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Busy Pets Are Happy Pets: Fun Ways to Keep Your Pet Active

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It seems like the most natural thing in the world—our pets need food, water, medical care and lots of love. But dogs and cats have other needs, too. Our furry friends need ample physical exercise and mental stimulation to lead truly full and happy lives.

“They need jobs,” says Kristen Collins, CPDT, ASPCA Animal Trainer. Dogs and cats need to stay busy and engaged, but unfortunately most pets are unemployed—they sit at home, chronically bored, waiting for their humans to return from work. And as we all know, an idle pet can quickly turn into a naughty pet when restlessness becomes overwhelming.

“With nothing to do, dogs and cats are forced to find ways to entertain themselves,” explains Kristen. “Their activities of choice often include behaviors we find problematic, like excessive barking or meowing, gnawing on shoes, raiding the garbage, eating houseplants and scratching furniture.”

To prevent behavior and health problems, Kristen recommends the following physical and mental workouts—both when you’re there to join the fun and when your pet is home alone.

  • Move it! Healthy adult dogs need at least 30 minutes of aerobic exercise twice a day. Jogging, swimming and playing at the dog park are all great ways to burn excess energy.
  • Get Their Games On: Engage in structured games, like fetch and tug-of-war—they’re not only great exercise but also teach your pet impulse control and strengthen the bond between you.
  • Engage in the Hunt: Keep your dog occupied when he’s home alone by giving him a food-stuffed puzzle toy, like the Kong, or some tasty chew toys.
  • Let’s Get Physical: Like their canine counterparts, cats also need plenty of aerobic exercise. Get kitty fit with rousing play sessions, such as chase and fetch with furry toys, small balls or toy mice.
  • Feline Pastimes: Encourage your cat’s favorite home alone activities, including bird watching, exploring paper bags or boxes, watching cat videos or spending time in secure outdoor enclosures.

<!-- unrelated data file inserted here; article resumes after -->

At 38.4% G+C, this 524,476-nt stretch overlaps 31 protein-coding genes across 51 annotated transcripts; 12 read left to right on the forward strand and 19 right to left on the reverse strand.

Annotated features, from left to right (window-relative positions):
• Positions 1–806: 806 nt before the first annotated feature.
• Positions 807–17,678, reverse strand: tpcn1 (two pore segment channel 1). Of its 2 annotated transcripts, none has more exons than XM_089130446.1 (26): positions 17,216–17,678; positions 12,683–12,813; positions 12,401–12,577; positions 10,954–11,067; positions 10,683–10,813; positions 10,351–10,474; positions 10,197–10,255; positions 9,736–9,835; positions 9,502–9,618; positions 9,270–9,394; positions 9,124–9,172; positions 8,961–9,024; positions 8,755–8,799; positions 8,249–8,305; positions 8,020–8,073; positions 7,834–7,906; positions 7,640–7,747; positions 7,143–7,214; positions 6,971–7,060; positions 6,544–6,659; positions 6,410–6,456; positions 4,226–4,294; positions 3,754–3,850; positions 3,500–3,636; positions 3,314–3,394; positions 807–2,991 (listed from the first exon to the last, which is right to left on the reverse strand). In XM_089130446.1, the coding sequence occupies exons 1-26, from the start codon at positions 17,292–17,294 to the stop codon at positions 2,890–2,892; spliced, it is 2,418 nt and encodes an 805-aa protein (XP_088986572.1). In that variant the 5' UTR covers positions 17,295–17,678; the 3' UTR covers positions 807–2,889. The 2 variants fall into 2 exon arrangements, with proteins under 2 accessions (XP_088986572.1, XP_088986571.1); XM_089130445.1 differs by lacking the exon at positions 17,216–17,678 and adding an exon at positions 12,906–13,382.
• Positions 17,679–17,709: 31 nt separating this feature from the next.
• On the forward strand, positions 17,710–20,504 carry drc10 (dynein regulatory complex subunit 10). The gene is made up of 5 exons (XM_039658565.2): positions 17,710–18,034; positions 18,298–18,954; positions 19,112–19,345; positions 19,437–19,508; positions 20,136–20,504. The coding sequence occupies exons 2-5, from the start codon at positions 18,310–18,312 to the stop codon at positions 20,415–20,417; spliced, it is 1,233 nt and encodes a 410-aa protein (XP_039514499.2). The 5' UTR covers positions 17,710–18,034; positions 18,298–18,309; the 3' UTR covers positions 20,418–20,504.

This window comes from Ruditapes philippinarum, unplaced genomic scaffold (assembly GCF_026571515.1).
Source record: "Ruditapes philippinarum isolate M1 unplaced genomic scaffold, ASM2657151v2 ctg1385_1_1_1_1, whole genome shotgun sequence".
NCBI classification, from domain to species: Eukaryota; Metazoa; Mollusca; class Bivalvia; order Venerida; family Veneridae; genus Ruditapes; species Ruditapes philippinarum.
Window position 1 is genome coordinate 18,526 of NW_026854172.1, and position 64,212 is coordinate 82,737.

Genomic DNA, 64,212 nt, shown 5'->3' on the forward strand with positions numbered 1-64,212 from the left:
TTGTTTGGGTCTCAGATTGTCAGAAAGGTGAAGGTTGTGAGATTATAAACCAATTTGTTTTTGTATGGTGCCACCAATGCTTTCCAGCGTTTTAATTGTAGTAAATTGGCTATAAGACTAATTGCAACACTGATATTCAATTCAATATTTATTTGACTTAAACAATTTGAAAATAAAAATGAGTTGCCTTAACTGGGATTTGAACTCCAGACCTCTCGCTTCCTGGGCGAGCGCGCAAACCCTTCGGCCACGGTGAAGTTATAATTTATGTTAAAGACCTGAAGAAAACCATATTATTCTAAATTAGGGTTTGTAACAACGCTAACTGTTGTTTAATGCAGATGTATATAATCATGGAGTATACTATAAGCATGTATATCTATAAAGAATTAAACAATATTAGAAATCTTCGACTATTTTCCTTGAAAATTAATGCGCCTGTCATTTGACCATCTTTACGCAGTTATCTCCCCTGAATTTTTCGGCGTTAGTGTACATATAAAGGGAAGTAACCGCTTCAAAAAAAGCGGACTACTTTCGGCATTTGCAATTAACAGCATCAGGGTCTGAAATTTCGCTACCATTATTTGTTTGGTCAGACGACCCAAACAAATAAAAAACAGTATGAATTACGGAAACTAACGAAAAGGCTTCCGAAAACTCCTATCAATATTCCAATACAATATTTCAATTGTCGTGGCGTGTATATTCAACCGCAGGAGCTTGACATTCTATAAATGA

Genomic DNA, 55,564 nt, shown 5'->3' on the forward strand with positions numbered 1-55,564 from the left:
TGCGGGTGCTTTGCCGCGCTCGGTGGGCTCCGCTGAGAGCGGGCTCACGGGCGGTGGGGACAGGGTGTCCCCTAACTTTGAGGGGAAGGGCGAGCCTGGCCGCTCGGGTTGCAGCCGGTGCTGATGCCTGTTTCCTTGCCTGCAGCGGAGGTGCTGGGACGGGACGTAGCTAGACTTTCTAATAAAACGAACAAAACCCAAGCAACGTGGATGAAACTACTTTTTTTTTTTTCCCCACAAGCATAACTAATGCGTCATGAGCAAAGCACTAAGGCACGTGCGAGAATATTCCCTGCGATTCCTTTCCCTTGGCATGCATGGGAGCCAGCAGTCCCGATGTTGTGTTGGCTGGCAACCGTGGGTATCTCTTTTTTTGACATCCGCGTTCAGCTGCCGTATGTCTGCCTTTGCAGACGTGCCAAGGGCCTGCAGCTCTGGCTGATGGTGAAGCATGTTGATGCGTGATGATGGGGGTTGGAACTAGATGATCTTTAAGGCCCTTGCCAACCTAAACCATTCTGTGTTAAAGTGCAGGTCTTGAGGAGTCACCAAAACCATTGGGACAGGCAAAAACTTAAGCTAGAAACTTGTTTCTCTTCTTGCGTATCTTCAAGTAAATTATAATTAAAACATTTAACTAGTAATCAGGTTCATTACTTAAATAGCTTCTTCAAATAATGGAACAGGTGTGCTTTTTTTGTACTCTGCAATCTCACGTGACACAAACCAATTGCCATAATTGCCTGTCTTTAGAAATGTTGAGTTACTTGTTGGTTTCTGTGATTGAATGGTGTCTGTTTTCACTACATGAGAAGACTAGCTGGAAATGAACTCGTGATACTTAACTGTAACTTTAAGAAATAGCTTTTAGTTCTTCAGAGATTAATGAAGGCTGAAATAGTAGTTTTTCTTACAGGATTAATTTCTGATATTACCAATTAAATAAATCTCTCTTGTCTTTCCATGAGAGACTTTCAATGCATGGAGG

• Teach Your Cat New Tricks! Felines are quick studies and can learn practical skills like coming when called, sitting up, rolling over and even using the toilet!

Kristen adds: “The bottom line is that you’re responsible for enriching your pet’s life. Providing opportunities to exercise your cat or dog’s mind and body will keep her healthy and happy—and enhance your relationship, too.”

For more information about enriching your pet’s life, please check out expert advice from our Virtual Pet Behaviorist.

Source:  ASPCA

Posted: Just One More Pet

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August 30, 2009 Posted by | animal behavior, Just One More Pet, On The Lighter Side, Pet and Animal Training, Pet Friendship and Love, pet fun, Pet Health, pet products, Pets, We Are All God's Creatures | , , , , , , , , , , , , , , , , , , , , , , , , , , , , , , , | 3 Comments

Meet the 2008 ASPCA Dog of the Year

Meet the 2008 ASPCA Dog of the Year Ten-year-old Cole Massie of Los Angeles, CA, may live with cerebral palsy, but he has all the support a kid could want, thanks to a very special black Lab/golden retriever mix named Ilia.

Recently crowned ASPCA Dog of the Year as part of the 2008 Humane Awards program, Ilia performs service duties like bringing items to Cole in his wheelchair and opening and closing doors. But the pooch also has that special healing touch that can’t be taught. “He provides amazing incentive to Cole during therapies, doctor’s appointments and procedures,” says Cole’s mom, Michelle Massie. “He calms, inspires and motivates my son far better than anyone ever has.”

Or, as Cole sums it up: “I like when he lies next to me in bed at night and we listen to Harry Potter on CD, and that he helps to clean me when I’m in the bath by licking my face and arms. He’s my furry brother and best friend—and a serious bed hog!

This past July, three years after boy and dog were paired by the nonprofit Canine Companions for Independence, Cole was faced with a difficult, but life-changing surgery. “He had walked on his toes, and his feet were totally rolled in,” says Massie. “The operation would allow him to use his feet and free him of the wheelchair.” “Cole was frightened by the idea of surgery at first,” remembers Massie. “We explained how much more independent he’d be afterward, but he wasn’t buying it. Finally, we told him that if he had this procedure, there was a very good chance he’d be able to walk Ilia on his own—with no parents and no walker.” After that, says Massie,

“Cole would stroke the dog’s head in bed each night and whisper, ‘I will walk you, Ilia. I will walk you.'” After much coaxing, Cole underwent the surgery in Summit, NJ, and Ilia traveled more than 7,000 miles to be by the boy’s side.

The ten-year-old is now on his way to becoming an independent walker—and his dedicated service dog will be with him every step. The entire family will attend the ASPCA Humane Awards Luncheon in New York City this October 30, where Ilia will be honored along with seven other extraordinary animals and people.

P.S. We’d like to remind you, pet lovers, that even heroes have their quirks. As Massie reveals, “Ilia knows 46 commands, but he won’t fetch!”

September 27, 2008 Posted by | Uncategorized | , , , , , , , , , , , , , , , , , , , , , , , , , , , , , , , , , , , , , | Leave a comment